Get An Attractive Lawn In Just A Couple Of Hours A Week

Get An Attractive Lawn In Just A Couple Of Hours A Week



Time-strapped homeowners take heart-you can have an​ attractive lawn. Dedicating less than two hours a​ week to​ the​ average lawn can produce great results if​ you prioritize your tasks,​ says the​ nationally known "Yard Doctor,​" Trey Rogers,​ Ph.D.

A recent survey revealed that consumers' number one lawn care problem was finding enough time to​ care for their yards.

"Having a​ nice-looking yard is​ important to​ most homeowners,​" explains Rogers,​ the​ Michigan State University turf scientist who has helped grow grass for the​ Olympic Games as​ well as​ for average homeowners. "But when busy schedules create a​ time crunch,​ you can prioritize your lawn care tasks and look for shortcuts that will still allow you to​ have a​ good-looking lawn."

He suggests these time-savers:

• Cut your lawn less often. Never "scalp" your lawn thinking you can mow less often. Letting grass grow a​ little longer is​ far healthier than mowing too close. Scalping damages the​ grass blades,​ preventing the​ damaged lawn from fending off pests,​ disease and weeds. When you mow,​ cut only a​ third of​ the​ length of​ the​ grass.

• Water more efficiently. if​ you use manually placed sprinklers,​ set them properly the​ first time you use them so they water as​ much of​ your lawn as​ possible without sprinkling sidewalks or​ driveways. Mark the​ locations so you won't have to​ guess the​ next time. if​ you can leave the​ sprinkler attached to​ a​ water hose,​ you save a​ few more minutes-just unreel the​ hose. Water in​ the​ morning (perhaps while you are getting ready for work or​ getting the​ kids off to​ school) to​ enhance absorption and avoid evaporation.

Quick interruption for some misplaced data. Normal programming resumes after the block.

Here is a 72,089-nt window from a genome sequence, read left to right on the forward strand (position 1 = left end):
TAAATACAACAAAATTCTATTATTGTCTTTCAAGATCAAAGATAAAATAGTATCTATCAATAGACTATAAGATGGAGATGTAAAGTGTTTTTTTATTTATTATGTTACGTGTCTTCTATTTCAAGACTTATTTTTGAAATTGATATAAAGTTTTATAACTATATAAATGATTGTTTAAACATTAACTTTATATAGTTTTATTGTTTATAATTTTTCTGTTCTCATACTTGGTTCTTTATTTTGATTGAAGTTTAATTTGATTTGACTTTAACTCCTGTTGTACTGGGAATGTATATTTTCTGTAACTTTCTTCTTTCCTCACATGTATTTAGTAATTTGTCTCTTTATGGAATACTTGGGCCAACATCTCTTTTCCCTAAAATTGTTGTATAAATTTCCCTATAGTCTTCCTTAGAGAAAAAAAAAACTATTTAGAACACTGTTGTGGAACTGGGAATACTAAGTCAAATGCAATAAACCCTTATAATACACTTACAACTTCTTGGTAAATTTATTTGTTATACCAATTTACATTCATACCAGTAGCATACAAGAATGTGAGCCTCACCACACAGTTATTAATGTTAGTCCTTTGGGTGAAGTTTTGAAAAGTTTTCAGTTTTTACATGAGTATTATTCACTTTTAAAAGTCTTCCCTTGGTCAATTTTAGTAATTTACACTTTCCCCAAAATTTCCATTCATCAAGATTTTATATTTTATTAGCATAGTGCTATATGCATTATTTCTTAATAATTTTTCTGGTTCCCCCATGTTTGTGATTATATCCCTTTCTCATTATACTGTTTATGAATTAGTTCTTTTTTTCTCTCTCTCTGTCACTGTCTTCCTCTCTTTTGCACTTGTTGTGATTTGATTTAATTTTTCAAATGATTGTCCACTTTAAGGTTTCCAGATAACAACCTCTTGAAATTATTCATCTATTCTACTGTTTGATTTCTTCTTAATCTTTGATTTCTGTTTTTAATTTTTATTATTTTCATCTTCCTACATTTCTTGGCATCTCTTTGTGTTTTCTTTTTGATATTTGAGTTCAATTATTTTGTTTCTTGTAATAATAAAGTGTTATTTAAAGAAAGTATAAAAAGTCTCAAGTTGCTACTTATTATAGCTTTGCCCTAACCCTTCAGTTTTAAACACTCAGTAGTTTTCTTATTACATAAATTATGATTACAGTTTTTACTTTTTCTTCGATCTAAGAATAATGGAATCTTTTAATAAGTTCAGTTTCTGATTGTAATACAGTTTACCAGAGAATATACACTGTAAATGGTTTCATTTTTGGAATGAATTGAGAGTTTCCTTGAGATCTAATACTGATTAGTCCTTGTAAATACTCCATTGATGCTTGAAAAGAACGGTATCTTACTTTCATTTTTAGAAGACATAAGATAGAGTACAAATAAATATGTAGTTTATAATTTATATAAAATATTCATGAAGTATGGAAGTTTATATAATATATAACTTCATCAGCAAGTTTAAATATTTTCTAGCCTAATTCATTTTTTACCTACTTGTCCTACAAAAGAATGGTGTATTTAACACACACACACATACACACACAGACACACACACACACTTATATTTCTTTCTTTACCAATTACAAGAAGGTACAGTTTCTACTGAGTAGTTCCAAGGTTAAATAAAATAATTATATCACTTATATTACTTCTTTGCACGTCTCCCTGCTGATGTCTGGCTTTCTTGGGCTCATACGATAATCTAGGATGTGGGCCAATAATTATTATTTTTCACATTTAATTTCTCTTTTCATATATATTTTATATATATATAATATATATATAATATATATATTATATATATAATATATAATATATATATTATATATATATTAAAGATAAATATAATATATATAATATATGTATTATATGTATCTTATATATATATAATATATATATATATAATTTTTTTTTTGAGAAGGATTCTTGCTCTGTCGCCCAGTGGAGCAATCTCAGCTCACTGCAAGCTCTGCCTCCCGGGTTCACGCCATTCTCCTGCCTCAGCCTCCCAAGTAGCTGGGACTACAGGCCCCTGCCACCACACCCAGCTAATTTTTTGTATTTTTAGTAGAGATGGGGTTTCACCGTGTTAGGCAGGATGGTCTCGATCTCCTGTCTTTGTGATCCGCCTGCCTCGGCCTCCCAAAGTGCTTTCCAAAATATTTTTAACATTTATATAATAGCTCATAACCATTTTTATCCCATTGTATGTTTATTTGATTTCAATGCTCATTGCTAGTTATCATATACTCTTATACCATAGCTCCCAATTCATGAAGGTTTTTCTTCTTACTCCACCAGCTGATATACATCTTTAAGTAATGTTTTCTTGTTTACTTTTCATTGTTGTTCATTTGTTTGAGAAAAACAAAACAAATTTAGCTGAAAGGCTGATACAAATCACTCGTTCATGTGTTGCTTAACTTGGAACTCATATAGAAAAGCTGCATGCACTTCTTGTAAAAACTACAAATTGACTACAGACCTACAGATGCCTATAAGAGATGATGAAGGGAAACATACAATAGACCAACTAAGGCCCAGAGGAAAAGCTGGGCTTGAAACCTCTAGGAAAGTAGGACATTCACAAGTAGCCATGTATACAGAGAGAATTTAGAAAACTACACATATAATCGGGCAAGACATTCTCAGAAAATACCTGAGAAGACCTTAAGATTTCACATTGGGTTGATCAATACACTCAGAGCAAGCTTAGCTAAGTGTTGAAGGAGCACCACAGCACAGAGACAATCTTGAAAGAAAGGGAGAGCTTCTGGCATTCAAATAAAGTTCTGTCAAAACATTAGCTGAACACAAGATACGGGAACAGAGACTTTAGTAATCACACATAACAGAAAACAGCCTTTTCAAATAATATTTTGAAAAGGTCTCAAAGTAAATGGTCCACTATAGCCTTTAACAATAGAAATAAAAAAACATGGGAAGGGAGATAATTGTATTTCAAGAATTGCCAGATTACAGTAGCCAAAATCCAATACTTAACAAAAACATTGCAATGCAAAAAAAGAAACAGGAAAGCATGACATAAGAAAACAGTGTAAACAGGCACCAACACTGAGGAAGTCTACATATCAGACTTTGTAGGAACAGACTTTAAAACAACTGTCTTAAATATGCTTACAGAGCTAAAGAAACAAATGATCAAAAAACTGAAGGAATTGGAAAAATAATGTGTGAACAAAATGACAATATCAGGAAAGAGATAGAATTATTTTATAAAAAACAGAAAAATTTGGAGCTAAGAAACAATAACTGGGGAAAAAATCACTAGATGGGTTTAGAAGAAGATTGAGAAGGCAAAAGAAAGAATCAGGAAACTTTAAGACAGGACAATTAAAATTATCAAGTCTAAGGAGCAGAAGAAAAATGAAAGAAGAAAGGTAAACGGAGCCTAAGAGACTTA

• Get the​ kids to​ help. Put your kids in​ charge of​ easy yard care chores. Have them clear away all toys,​ sticks and other objects before you mow. They can also help with watering. Children should be out of​ the​ area and under supervision before you start to​ mow,​ however.

• Fertilize once,​ when it​ can do the​ most good. if​ you only have time for one application a​ year,​ fertilize at​ the​ beginning of​ the​ growing season with a​ slow-release nitrogen fertilizer. It's less likely to​ damage your lawn if​ your application technique is​ not perfect,​ and it​ will continue to​ work for weeks.

• Keep your mower in​ good working order. Have it​ tuned up once a​ year or​ do it​ yourself (it takes 30 minutes or​ less; learn how at​ www.yardsmarts.com).

The Yard Doctor is​ part of​ the​ Briggs & Stratton Yard Smarts program,​ created to​ help homeowners achieve the​ yard they really want to​ have by providing knowledge and inspiration on​ lawn and yard care.



If you are pressed for time but want your yard to​ look nice,​ mow the​ front lawn first and the​ back in​ a​ day or​ two.




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